Reliability of the Dynamic Gait Index in individuals with multiple sclerosis

Arch Phys Med Rehabil. 2005 Jan;86(1):130-3. doi: 10.1016/j.apmr.2003.11.033.

Abstract

Objectives: To determine if the Dynamic Gait Index (DGI) is a reliable tool for assessing balance in people with multiple sclerosis (MS) and to determine the validity of the DGI by using the 6.1-m timed walk.

Design: Instrument reliability test: physical therapists viewed a videotape of 10 subjects with MS performing the DGI and scored their gait by using DGI criteria. Two weeks after the first session, therapists' viewed the videotape again and scored subjects' gait to establish interrater reliability.

Setting: Hospital-based outpatient rehabilitation clinic.

Participants: Eleven physical therapists and 10 people with MS.

Interventions: Not applicable.

Main outcome measures: Total DGI scores and each of the 8 DGI items were compared between and within raters (physical therapists). Time to walk 6.1m was compared with the total DGI score to examine concurrent validity.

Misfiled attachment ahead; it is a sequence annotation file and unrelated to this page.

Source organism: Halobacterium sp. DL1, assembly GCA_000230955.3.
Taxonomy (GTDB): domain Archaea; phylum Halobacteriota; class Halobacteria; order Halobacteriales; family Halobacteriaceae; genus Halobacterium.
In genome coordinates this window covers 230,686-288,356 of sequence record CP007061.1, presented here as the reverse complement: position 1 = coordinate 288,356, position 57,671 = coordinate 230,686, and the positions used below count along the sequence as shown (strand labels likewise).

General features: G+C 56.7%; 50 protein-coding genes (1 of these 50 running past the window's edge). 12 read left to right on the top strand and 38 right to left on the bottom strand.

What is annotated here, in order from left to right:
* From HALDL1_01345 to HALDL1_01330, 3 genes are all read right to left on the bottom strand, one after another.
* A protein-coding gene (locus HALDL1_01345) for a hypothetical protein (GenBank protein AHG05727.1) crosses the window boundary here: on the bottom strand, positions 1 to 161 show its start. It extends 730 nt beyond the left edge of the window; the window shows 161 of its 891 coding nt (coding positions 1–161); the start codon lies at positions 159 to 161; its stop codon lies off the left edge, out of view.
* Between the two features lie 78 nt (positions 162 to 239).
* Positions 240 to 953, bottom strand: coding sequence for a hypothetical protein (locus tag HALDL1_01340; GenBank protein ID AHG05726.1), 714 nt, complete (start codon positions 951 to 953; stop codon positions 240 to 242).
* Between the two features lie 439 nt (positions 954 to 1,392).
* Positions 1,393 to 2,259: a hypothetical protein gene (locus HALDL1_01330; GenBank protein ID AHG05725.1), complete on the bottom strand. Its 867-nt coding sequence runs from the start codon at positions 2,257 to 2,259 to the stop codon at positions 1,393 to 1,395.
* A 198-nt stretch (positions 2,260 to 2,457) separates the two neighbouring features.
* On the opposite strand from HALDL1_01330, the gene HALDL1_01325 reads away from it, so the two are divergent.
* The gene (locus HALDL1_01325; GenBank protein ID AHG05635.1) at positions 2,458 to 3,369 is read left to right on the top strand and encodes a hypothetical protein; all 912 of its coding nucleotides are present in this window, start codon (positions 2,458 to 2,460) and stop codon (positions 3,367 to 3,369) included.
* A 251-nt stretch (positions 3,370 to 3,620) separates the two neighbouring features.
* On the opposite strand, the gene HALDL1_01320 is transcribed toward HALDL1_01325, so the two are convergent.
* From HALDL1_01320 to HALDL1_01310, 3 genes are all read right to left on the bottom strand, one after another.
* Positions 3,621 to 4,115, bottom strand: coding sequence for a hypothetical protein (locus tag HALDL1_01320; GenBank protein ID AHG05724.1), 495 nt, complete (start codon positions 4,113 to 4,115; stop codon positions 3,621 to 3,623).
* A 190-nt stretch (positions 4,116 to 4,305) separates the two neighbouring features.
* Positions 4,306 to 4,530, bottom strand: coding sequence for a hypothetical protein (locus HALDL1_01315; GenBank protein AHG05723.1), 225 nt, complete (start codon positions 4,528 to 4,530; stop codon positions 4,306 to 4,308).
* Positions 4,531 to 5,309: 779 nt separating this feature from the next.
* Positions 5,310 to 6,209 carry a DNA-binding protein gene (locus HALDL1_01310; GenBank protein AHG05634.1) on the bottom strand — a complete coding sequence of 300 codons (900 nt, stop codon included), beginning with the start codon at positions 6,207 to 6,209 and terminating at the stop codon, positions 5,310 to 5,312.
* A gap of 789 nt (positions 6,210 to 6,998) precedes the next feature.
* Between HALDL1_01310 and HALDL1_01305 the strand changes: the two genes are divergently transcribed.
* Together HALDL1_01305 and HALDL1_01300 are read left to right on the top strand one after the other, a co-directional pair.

Results: Interrater reliability for total DGI scores was .983, with each of the 8 items ranging from .910 to .976 (intraclass correlation coefficient, P<.05). Intrarater reliability for total DGI scores ranged between .760 and .986 (Pearson bivariate analysis, P<.05). An inverse relationship of -.801 (Pearson bivariate analysis, P<.01) existed between the total DGI scores and the 6.1-m walk.

Conclusions: The DGI is a reliable functional assessment tool that correlated inversely with timed walk, showing its concurrent validity.

Publication types

  • Research Support, Non-U.S. Gov't

MeSH terms

  • Adult
  • Disability Evaluation
  • Gait / physiology*
  • Humans
  • Multiple Sclerosis / complications
  • Multiple Sclerosis / physiopathology*
  • Multiple Sclerosis / rehabilitation
  • Observer Variation
  • Postural Balance / physiology
  • Reproducibility of Results
  • Sensation Disorders / diagnosis
  • Sensation Disorders / etiology
  • Time and Motion Studies
  • Videotape Recording